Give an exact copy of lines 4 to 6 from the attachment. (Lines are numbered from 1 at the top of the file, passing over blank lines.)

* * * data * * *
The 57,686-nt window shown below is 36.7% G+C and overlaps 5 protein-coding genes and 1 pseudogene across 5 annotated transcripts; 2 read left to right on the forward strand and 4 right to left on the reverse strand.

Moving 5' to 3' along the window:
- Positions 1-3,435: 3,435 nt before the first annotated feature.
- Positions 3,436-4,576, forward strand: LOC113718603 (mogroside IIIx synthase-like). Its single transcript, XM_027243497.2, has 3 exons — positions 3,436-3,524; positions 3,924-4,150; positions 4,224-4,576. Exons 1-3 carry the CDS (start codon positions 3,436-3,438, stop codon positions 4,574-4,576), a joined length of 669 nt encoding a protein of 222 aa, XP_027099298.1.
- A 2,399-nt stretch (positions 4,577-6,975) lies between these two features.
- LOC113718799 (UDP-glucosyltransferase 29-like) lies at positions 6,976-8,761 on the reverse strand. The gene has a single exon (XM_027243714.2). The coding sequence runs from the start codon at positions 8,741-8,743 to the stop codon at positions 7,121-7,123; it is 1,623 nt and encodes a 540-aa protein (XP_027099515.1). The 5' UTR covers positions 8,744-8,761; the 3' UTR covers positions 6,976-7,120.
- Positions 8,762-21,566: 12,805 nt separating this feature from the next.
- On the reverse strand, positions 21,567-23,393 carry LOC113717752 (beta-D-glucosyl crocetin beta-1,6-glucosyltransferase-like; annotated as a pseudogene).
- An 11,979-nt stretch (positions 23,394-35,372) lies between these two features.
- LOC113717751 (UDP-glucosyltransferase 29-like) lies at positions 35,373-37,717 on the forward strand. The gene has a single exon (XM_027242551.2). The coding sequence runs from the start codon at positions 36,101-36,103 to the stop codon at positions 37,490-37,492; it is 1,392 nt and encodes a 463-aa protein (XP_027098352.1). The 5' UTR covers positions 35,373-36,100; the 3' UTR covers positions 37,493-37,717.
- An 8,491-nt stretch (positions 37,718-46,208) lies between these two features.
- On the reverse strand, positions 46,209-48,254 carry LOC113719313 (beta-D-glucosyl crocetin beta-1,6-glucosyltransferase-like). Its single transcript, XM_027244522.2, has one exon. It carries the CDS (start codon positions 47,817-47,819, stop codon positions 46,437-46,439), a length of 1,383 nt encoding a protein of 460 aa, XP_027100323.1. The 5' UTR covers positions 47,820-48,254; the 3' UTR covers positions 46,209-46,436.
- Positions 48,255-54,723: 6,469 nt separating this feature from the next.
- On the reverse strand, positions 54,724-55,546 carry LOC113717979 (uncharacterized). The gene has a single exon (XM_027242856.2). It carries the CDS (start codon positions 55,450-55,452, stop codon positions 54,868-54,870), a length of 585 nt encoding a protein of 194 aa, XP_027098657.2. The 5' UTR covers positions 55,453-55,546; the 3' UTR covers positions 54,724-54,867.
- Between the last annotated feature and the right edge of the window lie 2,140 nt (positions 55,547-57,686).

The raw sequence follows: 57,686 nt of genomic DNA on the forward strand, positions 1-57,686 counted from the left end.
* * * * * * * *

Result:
- Positions 3,436-4,576, forward strand: LOC113718603 (mogroside IIIx synthase-like). Its single transcript, XM_027243497.2, has 3 exons — positions 3,436-3,524; positions 3,924-4,150; positions 4,224-4,576. Exons 1-3 carry the CDS (start codon positions 3,436-3,438, stop codon positions 4,574-4,576), a joined length of 669 nt encoding a protein of 222 aa, XP_027099298.1.
- A 2,399-nt stretch (positions 4,577-6,975) lies between these two features.
- LOC113718799 (UDP-glucosyltransferase 29-like) lies at positions 6,976-8,761 on the reverse strand. The gene has a single exon (XM_027243714.2). The coding sequence runs from the start codon at positions 8,741-8,743 to the stop codon at positions 7,121-7,123; it is 1,623 nt and encodes a 540-aa protein (XP_027099515.1). The 5' UTR covers positions 8,744-8,761; the 3' UTR covers positions 6,976-7,120.